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Why am I still talking when there’s linking to do?

  1. First up, a mind-boggling colour based optical illusion. (I’m thinking this won’t work too well if you are colour blind)
  2. And on that note, ablegamers.com have been posting up some great interviews recently. Check out this discussion they had with Timothy Cain (lead designer of Fallout) and Mitch Ferguson (lead systems designer who worked on The Sims Online) about the future of MMO gaming, it has some real gems.
  3. One of my favourite newer blogs, standing at the back in my sissy robe compares his experience in PUGs to .. err.. his experience in pick up bars.
  4. Ixobelle helps out with the best healing macro you’ll ever need for PUGs.
  5. syncaine eyes up the problem of how to introduce new players into old games. Why do we force alts to regrind , and what about the new guy?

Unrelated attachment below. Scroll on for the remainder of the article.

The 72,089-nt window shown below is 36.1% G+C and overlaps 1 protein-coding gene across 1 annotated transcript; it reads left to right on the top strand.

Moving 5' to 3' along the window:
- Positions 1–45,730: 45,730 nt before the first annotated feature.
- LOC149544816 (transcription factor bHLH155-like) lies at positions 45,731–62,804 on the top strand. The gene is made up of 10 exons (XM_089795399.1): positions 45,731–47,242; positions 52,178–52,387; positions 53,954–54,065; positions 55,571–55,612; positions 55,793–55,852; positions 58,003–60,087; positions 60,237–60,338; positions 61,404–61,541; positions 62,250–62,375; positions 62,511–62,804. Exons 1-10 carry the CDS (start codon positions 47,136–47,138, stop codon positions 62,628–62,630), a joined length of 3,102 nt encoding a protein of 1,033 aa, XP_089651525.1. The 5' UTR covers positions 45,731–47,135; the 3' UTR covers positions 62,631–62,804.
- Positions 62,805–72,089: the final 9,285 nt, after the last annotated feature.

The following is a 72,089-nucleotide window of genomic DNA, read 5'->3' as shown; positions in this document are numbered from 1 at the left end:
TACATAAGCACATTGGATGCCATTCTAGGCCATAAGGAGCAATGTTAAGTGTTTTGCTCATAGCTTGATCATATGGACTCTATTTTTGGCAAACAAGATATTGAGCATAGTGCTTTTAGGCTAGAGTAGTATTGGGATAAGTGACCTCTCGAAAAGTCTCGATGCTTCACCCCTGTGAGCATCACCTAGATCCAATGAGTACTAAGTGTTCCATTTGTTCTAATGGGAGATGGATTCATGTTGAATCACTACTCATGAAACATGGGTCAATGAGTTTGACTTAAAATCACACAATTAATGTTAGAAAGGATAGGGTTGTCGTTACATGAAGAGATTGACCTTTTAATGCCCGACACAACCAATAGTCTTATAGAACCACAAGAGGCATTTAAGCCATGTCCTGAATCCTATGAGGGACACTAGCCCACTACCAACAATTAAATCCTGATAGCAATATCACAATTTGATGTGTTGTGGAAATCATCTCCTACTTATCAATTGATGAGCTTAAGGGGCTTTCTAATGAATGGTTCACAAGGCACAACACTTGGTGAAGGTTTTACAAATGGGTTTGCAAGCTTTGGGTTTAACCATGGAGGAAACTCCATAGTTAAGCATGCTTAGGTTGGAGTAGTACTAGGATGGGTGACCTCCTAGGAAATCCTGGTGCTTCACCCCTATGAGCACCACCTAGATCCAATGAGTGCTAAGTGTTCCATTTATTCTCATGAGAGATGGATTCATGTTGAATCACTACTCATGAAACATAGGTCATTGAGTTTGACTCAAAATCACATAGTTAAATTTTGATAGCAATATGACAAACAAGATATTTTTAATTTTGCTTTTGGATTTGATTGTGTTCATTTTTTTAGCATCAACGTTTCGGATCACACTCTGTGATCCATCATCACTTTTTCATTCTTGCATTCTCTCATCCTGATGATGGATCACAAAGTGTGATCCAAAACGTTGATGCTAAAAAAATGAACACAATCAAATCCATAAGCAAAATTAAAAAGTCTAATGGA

6. Copra is also puzzling over the problem of how new players can learn to group when old players won’t teach them, may mock them, and may just exclude them. As a social player, I want games to make it easy for players to group, not foster elitist barriers which prevent them!
  7. Brenda Braithwaite thinks about what it is in games that makes us happy. Is it the purple loot? The other rewards? Or are they just steps on the path towards happiness?
  8. John Walker@RPS asks why we can’t just teleport in MMOs. It works fine in Free Realms and Guild Wars, after all.
  9. What does it mean to be unique? Why do we all want to be special? And how can you really sparkle in MMOs? Larisa has some deep thoughts and some smart answers.
  10. Suzina discusses a recent experience in LOTRO. She joined a guild with a few friends, and because her clique is so tight-knit, she feels as though they’re slowly taking over. I’ve seen this phenomenon also, and as a guild officer, I’ve always been a bit reluctant to invite a large group of existing friends for that reason.

Also, a gratuitous Harold Ramis link where he discusses why it’s more difficult to make funny videogames than funny films. I had such a crush on Egon as a teenager …. (then I grew up and found a cute, funny, geeky guy of my own to marry :))